|Be slow of tongue and quick of eye. - Cervantes|
No. 169, Part II, 30 August 1995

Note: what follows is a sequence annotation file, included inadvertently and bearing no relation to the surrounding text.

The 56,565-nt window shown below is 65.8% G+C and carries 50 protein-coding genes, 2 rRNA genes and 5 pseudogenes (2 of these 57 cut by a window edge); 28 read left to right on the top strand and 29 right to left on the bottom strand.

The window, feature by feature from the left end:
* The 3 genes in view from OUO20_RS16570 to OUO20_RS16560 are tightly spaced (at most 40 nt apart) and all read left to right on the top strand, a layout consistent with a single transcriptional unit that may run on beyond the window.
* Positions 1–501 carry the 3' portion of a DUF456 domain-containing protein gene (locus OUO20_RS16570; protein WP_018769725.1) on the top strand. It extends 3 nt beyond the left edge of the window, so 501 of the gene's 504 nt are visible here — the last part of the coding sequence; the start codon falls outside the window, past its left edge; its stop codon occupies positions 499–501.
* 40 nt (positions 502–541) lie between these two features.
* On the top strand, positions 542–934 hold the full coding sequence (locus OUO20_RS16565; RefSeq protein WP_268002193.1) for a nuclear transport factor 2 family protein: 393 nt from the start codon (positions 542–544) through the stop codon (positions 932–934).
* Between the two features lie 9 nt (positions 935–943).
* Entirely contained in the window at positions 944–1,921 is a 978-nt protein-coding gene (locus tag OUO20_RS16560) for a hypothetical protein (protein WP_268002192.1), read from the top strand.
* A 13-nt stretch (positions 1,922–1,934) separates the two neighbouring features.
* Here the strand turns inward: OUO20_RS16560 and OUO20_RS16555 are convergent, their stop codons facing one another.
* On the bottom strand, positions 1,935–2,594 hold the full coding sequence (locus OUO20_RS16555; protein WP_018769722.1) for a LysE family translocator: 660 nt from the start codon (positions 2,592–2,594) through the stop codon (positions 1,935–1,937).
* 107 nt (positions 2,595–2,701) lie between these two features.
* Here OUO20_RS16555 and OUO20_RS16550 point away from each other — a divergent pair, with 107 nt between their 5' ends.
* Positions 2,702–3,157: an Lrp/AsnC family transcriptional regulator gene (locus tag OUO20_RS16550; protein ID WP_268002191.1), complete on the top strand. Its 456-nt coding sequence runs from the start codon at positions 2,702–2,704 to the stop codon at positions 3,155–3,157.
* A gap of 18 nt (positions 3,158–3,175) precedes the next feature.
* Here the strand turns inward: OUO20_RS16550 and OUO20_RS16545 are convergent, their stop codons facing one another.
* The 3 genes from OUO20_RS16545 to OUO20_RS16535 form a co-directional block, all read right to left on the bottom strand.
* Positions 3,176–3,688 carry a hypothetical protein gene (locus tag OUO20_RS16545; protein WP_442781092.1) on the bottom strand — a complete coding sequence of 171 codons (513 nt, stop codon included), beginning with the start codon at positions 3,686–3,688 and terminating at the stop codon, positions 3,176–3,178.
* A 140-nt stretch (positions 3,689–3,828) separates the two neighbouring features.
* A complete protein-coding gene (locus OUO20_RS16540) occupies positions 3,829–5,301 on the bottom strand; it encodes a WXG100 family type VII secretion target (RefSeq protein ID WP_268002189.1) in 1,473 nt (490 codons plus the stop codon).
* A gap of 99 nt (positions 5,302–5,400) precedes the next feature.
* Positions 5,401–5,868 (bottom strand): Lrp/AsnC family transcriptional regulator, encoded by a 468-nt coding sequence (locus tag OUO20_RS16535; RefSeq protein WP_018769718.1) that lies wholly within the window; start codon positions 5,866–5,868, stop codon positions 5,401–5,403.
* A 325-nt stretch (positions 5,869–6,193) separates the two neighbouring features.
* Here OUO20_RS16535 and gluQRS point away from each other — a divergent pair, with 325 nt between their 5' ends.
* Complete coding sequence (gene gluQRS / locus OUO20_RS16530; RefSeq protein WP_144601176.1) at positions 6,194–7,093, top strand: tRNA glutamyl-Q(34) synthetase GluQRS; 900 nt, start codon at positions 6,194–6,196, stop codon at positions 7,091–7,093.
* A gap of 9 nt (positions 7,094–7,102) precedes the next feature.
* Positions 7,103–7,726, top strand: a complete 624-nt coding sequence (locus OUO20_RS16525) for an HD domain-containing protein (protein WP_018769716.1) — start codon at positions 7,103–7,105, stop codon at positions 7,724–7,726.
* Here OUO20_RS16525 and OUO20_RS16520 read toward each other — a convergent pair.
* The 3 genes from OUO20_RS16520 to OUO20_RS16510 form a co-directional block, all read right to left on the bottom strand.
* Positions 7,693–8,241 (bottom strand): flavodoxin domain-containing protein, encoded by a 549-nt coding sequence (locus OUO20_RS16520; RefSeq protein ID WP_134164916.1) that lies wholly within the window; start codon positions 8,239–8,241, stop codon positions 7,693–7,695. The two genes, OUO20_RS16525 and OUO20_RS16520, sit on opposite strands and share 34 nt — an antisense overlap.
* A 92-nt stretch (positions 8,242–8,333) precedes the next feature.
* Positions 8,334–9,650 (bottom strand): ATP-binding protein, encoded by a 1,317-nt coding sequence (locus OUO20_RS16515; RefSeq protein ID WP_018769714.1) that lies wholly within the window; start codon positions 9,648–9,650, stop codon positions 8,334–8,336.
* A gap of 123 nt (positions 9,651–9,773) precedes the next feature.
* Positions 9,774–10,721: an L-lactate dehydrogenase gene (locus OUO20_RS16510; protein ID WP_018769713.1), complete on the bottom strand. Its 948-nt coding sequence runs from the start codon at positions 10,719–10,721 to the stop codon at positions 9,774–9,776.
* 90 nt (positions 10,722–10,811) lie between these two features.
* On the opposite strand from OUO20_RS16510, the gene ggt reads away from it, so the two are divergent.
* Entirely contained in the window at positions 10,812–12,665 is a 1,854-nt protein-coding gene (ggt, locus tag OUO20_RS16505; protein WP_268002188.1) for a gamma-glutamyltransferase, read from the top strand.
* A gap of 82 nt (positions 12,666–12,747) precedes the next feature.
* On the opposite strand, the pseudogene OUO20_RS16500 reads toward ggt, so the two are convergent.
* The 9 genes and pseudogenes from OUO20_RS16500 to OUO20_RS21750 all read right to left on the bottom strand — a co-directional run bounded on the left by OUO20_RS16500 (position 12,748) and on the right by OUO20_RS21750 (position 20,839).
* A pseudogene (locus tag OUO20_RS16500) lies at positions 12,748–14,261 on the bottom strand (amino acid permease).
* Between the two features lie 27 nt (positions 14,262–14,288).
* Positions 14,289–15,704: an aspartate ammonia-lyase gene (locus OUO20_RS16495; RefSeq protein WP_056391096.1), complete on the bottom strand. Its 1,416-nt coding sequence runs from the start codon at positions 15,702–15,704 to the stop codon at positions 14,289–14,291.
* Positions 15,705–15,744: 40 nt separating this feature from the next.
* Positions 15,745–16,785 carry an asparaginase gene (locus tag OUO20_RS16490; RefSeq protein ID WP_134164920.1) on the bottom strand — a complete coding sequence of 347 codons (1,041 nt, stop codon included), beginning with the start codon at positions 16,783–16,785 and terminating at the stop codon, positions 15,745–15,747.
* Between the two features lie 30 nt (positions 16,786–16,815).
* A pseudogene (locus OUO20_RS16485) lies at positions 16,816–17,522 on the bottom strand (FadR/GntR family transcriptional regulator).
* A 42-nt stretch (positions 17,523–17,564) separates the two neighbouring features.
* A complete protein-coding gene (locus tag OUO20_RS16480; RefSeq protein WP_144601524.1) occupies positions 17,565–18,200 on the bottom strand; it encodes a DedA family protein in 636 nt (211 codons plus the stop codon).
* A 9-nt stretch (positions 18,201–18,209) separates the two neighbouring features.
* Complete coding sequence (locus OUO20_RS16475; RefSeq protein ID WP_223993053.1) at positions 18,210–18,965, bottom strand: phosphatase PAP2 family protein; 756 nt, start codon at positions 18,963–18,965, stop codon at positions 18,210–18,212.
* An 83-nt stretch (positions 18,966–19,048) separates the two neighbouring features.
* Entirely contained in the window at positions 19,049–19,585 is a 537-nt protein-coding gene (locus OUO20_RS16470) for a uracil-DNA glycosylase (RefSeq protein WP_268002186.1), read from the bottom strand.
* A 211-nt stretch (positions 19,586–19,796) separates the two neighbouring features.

This is Part II of the Open Media Research Institute's Daily Digest. Part II is a compilation of news concerning Central, Eastern, and Southeastern Europe. Part I, covering Russia, Transcaucasia and Central Asia, and the CIS, is distributed simultaneously as a second document. Back issues of the Daily Digest, and other information about OMRI, are available through OMRI's WWW pages: http://www.omri.cz/OMRI.html CENTRAL AND EASTERN EUROPE POLISH GOVERNMENT POSTPONES PENSION HIKE . . . The government on 29 August decided to raise pensions in December rather than in September, Radio Warsaw reported. State-sector wage growth (to which pensions are indexed) has not run high enough to mandate a third-quarter increase, but some members of the ruling coalition proposed an early raise in any case (a plan some observers criticized as an attempt to win votes from Poland's 9 million pensioners in the fall presidential elections). Deputy Prime Minister Grzegorz Kolodko told reporters that the December rise could be as high as 17%. The government said that insufficient income from privatization and the National Bank left the budget with too little cash to afford an increase now. -- Louisa Vinton . . . BUT RAISES PUBLIC-SECTOR WAGES. The government also said that bolstering incomes for employees paid from the state budget (teachers, health-care workers, and the public administration) is a priority, as their wages have suffered most over the past five years. The tripartite commission representing unions, employers, and the state agreed on 28 August to increase public-sector wages this year by 6% in real terms. The raises were first promised after a Solidarity hunger strike in January. The commission also agreed to raise public-sector wages next year by 5.5% over inflation, Rzeczpospolita reported. A deputy finance minister had previously hinted that revenue shortfalls might prevent the government from paying the raises. Her remarks prompted fierce criticism from the unions. -- Louisa Vinton POLAND TO BUILD RUSSIAN-DESIGNED FIGHTER? A Polish aviation company may build an upgraded Russian MiG-29 jet fighter for the Polish Air Force, Gazeta Wyborcza reported on 29 August. The paper said that WSK-PZL Mielec may be given a license to build the "M-2000," which would have the fuselage and wings of the latest version of the MiG-29, new engines, and the latest Western avionics. In return for such a license, the paper said that Polish shipyards would repair Russian warships and Poland would supply Russia with spare parts for Polish planes that had been exported to the former Soviet Union. -- Doug Clarke HUNGARIAN PREMIER BACKS DOWN ON DEPUTY PREMIER POST. Gyula Horn on 29 August abandoned plans to appoint trade union leader Sandor Nagy as deputy prime minister in charge of overseeing the economy. But he said he wanted Nagy to take over the post of industry minister instead, international agencies reported. Horn's move came amid strong protests from the Alliance of Free Democrats (SZDSZ), who believe that Nagy's appointment would diminish the powers of Finance Minister and reform architect Lajos Bokros. The liberals dismissed Horn's concession as cosmetic only. "We believe that [Nagy's appointment] would still reduce the chances for a healthy economic policy," an SZDSZ leader told Reuters. Meanwhile, Horn said he hoped that an agreement could be found with the SZDSZ but added that the Socialists were willing to rule without the liberals if necessary. -- Jan Cleave POLL REVEALS UKRAINIANS SEE LITTLE ETHNIC DISCRIMINATION. An opinion poll conducted by the Kiev-based Democratic Initiatives has revealed that most Ukrainians do not believe that discrimination against ethnic groups is widespread, Interfax reported on 28 August. But 10% said they had witnessed discrimination against Russians, 7% reported having seen such incidents against Ukrainians, and 6% said they had observed prejudice against Jews. Six percent of the 1,810 citizens polled said they had seen incidents of discrimination against other ethnic minorities in the country. -- Chrystyna Lapychak DISCORD WITHIN BELARUSIAN LIBERAL DEMOCRATIC PARTY. Ekho Moskvy on 29 August reported that Vasil Krivenko, leader of the Belarusian Liberal Democratic Party, has asked the Belarusian police to look into a recent incident in which the party safe was broken into and papers and rubber stamps stolen. Krivenko suggested that rebel members of the party had a role in the theft. Apparently, seven leading members want to replace Krivenko as party leader. But Krivenko said that although he is a "liberal," he is not enough of a democrat to stand for his "illegal" removal. The party "putschists" are reportedly now hiding for fear of Krivenko and his supporters. -- Ustina Markus TOWARD VISA-FREE TRAVEL BETWEEN ESTONIA AND FINLAND. The Estonian government on 29 August took a major step toward establishing visa-free travel with Finland by endorsing the draft of a bilateral agreement on the readmission of illegal immigrants, BNS reported. Estonian Foreign Minister Riivo Sinijaerv said talks on visa-free travel will begin immediately after the Finnish and Estonian interior ministers sign the agreement at the end of September. -- Saulius Girnius IMF TO SEVER RELATIONS WITH LATVIA? Latvian government sources believe that the International Monetary Fund will soon freeze relations with Latvia because the government refuses to follow IMF recommendations to double excise duties, BNS reported on 29 August. Latvia has raised the budget deficit to 92 million lati ($180 million) and drafted laws to regulate the banking system and bankruptcy procedures, as recommended by the IMF. An IMF freeze might prompt the European Union not to extend promised credits of 40 million ecus ($50 million) to stabilize the country's balance of payments. -- Saulius Girnius SOUTHEASTERN EUROPE NATO LAUNCHES AIR, ARTILLERY ASSAULT AGAINST BOSNIAN SERBS. Jets of several members of the Atlantic alliance appeared over Sarajevo around 2:00 a.m. local time on 30 August, after taking off from bases in Italy and from aircraft carriers in the Adriatic. They continued to fly bombing missions throughout the morning with a brief interruption around dawn. British, French, and Dutch heavy artillery of the Rapid Reaction Force lobbed more than 600 shells into Bosnian Serb positions by mid- morning, international media reported. Bosnian Radio said that the fire was directed against targets in Lukavica, Bogosca, Ilidza, on Mt. Jahorina, and elsewhere. The extent of the damage is not clear, but the VOA reported that most targets appear to have been hit. The aim was to secure Sarajevo as a "safe area" following the Serbian shelling of a market on 28 August, which killed 37 and wounded 85. Serbian positions near the "safe areas" of Tuzla and Gorazde were also attacked. -- Patrick Moore SERBS RETURN FIRE. Bosnian Serb forces responded with antiaircraft fire directed at the planes and with rockets aimed at Sarajevo, including a Bosnian army base. Radio Pale said on 30 August that the damage from the NATO intervention could be "massive" and that there was "no excuse" for such a move. The UN had taken precautions in advance to get its peacekeepers out of the area lest they be taken hostage. The only "blue helmets" in exposed positions now are Russians, and it is doubtful that the Serbs will want to anger Moscow, one of their few friends. The VOA quoted President Bill Clinton as saying that he hoped the attacks will help promote the peace process by bringing the Serbs around to negotiate seriously. The BBC, however, cited The Independent as criticizing the attacks and a British UN spokesman as warning the Bosnian army not to take advantage of the new situation. There was no official reaction from the Bosnian Serb leadership as of mid-morning. -- Patrick Moore (see related story in the Russian section above) SILAJDZIC SAYS RAIDS RESTORE CREDIBILITY. Bosnian Prime Minister Haris Silajdzic told Reuters on 30 August that "this is a very important step toward peace because it restores the credibility of the international community. I hope the Serbs and the regime in Belgrade have got the message." The BBC noted that the overnight developments mean that the UN has switched from peace-making to peace-enforcing, while Reuters spoke of the "most intensive military intervention in the Bosnian conflict." Another dispatch called it the biggest single combat mission in NATO's history. The VOA, however, asked why such moves had not come sooner, such as during the Serbian attack on Srebrenica and Zepa or even at the start of the war. Serbian shelling of Sarajevo has killed 10,500 and wounded 50,000 since 1992. The 28 August attack apparently was the last straw, however, the broadcast concluded. -- Patrick Moore CARNIVAL ATMOSPHERE IN SARAJEVO. The population of Sarajevo had come to expect nothing from the international community, but were pleasantly surprised by the developments in the early hours of 30 August, the VOA noted. Reuters quoted one man who watched the spectacle from his balcony as calling it "beautiful, just beautiful." Impromptu street parties broke out in the capital, with the besieged Sarajevans jubilant that their tormentors were now themselves being hunted. One crippled woman told Reuters: "NATO and the United Nations are to be applauded, cheered for finally acting after the suffering of our city's innocent people. This is the only thing the Serbs understand--force. They're brutes, beasts, and they're getting what they deserve." -- Patrick Moore OTHER DEVELOPMENTS IN THE CONFLICT REGION. Bosnian Serb leader Radovan Karadzic has written to former U.S. President Jimmy Carter to tell him of his support for the latest peace plan, the BBC reported on 30 August. Bosnian President Alija Izetbegovic continued his visit to Paris, but what was billed as an important diplomatic event has become totally overshadowed by developments in and around Sarajevo. Slobodna Dalmacija wrote that the next two weeks will be decisive for Bosnia. With regard to the Krajina conflict, Hina quoted top Croatian government officials as saying that known casualties from Operation Storm have reached 402 Serbian soldiers, 116 Serbian civilians, 211 Croatian soldiers, and 42 Croatian civilians. Slobodna Dalmacija reported that Croatia has identified 217 Serbian rebels it wants to try as war criminals. Meanwhile in Rijeka, the independent Novi list criticized the governing party for trying to claim all the credit for what the daily said was really a national victory. -- Patrick Moore RUGOVA PROPOSES INDEPENDENT KOSOVO FOR PEACE PLAN. Kosovar shadow-state President Ibrahim Rugova has suggested putting Kosovo under international control as part of a peace plan for former Yugoslavia, AFP reported on 29 August. According to Rugova, Kosovo should be independent, neutral, demilitarized, and "open to both Albania and Serbia," thereby forming a "bridge of peace between Belgrade and Tirana." As an intermediary measure, he proposed "a regime run by an international administration" with "a limited mandate." -- Fabian Schmidt SERBIAN SOLDIER REPORTED KILLED BY KOSOVO ALBANIANS. One rump Yugoslav soldier was killed and another wounded 300m inside Kosovo when an armed group opened fire on a rump Yugoslav patrol near the Albanian border, Reuters and AFP reported on 29 August. The rump Yugoslav army claims that a group of ethnic Albanian "terrorists" ambushed the patrol with automatic weapons before fleeing into Albania under the cover of a storm. The killing may be related to an incident in which three drunken soldiers killed an ethnic Albanian on 27 August (see OMRI Daily Digest, 28 August 1995). -- Fabian Schmidt NASTASE: ROMANIAN EDUCATION LAW ISSUE "ARTIFICIALLY INFLATED." Romanian Chamber of Deputies chairman Adrian Nastase told Max van der Stoel, the visiting OSCE high commissioner for ethnic minorities, that the issue of the controversial new education law has been "artificially inflated" by the Hungarian Democratic Federation of Romania (UDMR). Radio Bucharest on 29 August quoted Nastase as saying that the UDMR wants to use the education law to introduce via the back door the concept of territorial autonomy. Nastase denied the law will have a negative impact on the pending treaty between Romania and Hungary. Van der Stoel also met with Viorel Hrebenciuc, the government coordinator for the Council for National Minorities, and Foreign Minister Teodor Melescanu. The government daily Vocea Romaniei reported on 30 August that after meeting with Hrebenciuc, Van der Stoel said the education law adequately reflects European standards. Meanwhile, nationalist Mayor of Cluj Gheorge Funar has invited Van der Stoel to participate on 30 August at ceremonies marking 55 years since northern Transylvania was ceded to Hungary. Funar said the occasion would make it possible for the high commissioner to learn about "the atrocities" committed against the Romanian and Jewish population in Transylvania "by the parents and the grandparents of today's UDMR members." -- Michael Shafir ROMANIA'S MAGYARS LAUNCH NEW RADIO STATION. Reuters on 29 August reported that a radio station broadcasting a 75% Hungarian-language program went on the air over the weekend in the town of Targu Secuiesc, in Covasna County. Radio Siculus is the first station in Romania that broadcasts mainly in Hungarian, according to Lazar Madaras, a deputy representing the Hungarian Democratic Federation of Romania. Under broadcasting rules enforced by the Audio-Visual Council, the proportion of minority languages used on the air must reflect the proportion of nationalities in each area. Covasna County is has a large Hungarian majority. -- Michael Shafir GERMAN BUNDESTAG PRESIDENT IN ROMANIA. Rita Sussmuth on 29 August began a two-day visit to Romania, Radio Bucharest reported the same day. She conducted talks with her counterpart, Adrian Nastase, Senate Chairman Oliviu Gherman, Prime Minister Nicolae Vacaroiu, and President Ion Iliescu. Among the topics discussed were increasing German investments in Romania, the situation of the German national minority, and the conflict in the former Yugoslavia. Sussmuth is scheduled to meet with Foreign Minister Teodor Melescanu and representatives of opposition parties on 30 August. She will then travel to Timisoara to receive an honorary doctorate from the local university. -- Michael Shafir CHOLERA IN BUCHAREST. The first case of cholera in Bucharest was reported on 29 August. Reuters quoted a spokesman for the Romanian Health Ministry as saying the patient appeared to have contracted the illness in his home district of Calarasi, along the Danube. The number of confirmed cases in the Danube Delta area has risen to 19 and seven suspected cases are under investigation, the spokesman said. -- Michael Shafir UKRAINE TO JOIN PEACE PROCESS IN TRANSDNIESTER. At the end of his two- day visit to Moldova, Ukrainian Prime Minister Yevhen Marchuk said Kiev will take part in the peace process in the breakaway Transdniester region, international agencies reported on 29 August. Marchuk told reporters that it has been agreed that Ukraine will participate in settling the conflict "on equal terms" (presumably with the Russian and the OSCE missions already taking part in the negotiations). But Marchuk said it has not yet been decided whether Ukraine will mediate through diplomats or send peacekeeping troops. He said a Ukrainian representative will be present alongside Russian and OSCE mediators at the next Moldovan-Transdniester summit on 13 September. Marchuk also said Kiev will agree to the transit of Russian troops deployed in the region through its territory. -- Michael Shafir TIRASPOL DENIES RUSSIAN ARMAMENT DELIVERY. Stanislav Hajeyev, who has the title of defense minister in the breakaway Transdniester region, has denied that equipment and armament belonging to the former Russian 14th army is being transferred to the Tiraspol authorities. He told Infotag on 29 August that he has never heard about the deal. The headquarters of the Russian military in the Transdniester also denied the delivery, saying that "combat machinery and armaments are the property of the Russian government and any transfers without Moscow's order are absolutely out of the question." -- Michael Shafir BULGARIAN PRESIDENT REFUSES TO APPROVE CHANGES IN ARMED FORCES. Zhelyu Zhelev has defied the Socialist government by refusing to approve the replacement of several top officers from the Defense and Interior Ministries, international agencies reported on 29 August. The Socialists proposed the changes allegedly to improve the efficiency of the armed forces. Zhelev said the chiefs of the Interior Forces, the Border Troops, and the Fire Department should not be replaced by communist-era officers, as proposed by the government. -- Fabian Schmidt FIVE ALBANIAN SOLDIERS APPLY FOR POLITICAL ASYLUM IN U.S. Five Albanian soldiers, who participated in the first joint U.S.-Albanian military exercises on U.S. territory have applied for political asylum, Gazeta Shqiptare reported on 30 August, citing the BBC's Albanian Service. There has been no official confirmation by Albanian officials. Gazeta Shqiptare adds that the chances of the five achieving their goal are rather limited. -- Fabian Schmidt ALBANIAN ARMY FIGHTS ENVER HOXHA WITH NAPALM. An Albanian army unit has dropped napalm on giant stone letters commemorating communist-era dictator Enver Hoxha, Reuters reported on 29 August. The stone letters, spelling out Hoxha's first name, were located near the peak of Mount Shpiragu at Berat. The napalm blackened the letters, making them indistinguishable from the surrounding mountainside and no longer visible from the nearby town of Berat. An engineering squad had previously failed to blow up the huge 140-meter long and 65-meter high stones, which were erected 24 years ago. -- Fabian Schmidt [As of 12:00 CET] Compiled by Jan Cleave The OMRI Daily Digest offers the latest news from the former Soviet Union and East-Central and Southeastern Europe. It is published Monday through Friday by the Open Media Research Institute. The OMRI Daily Digest is distributed electronically via the OMRI-L list. 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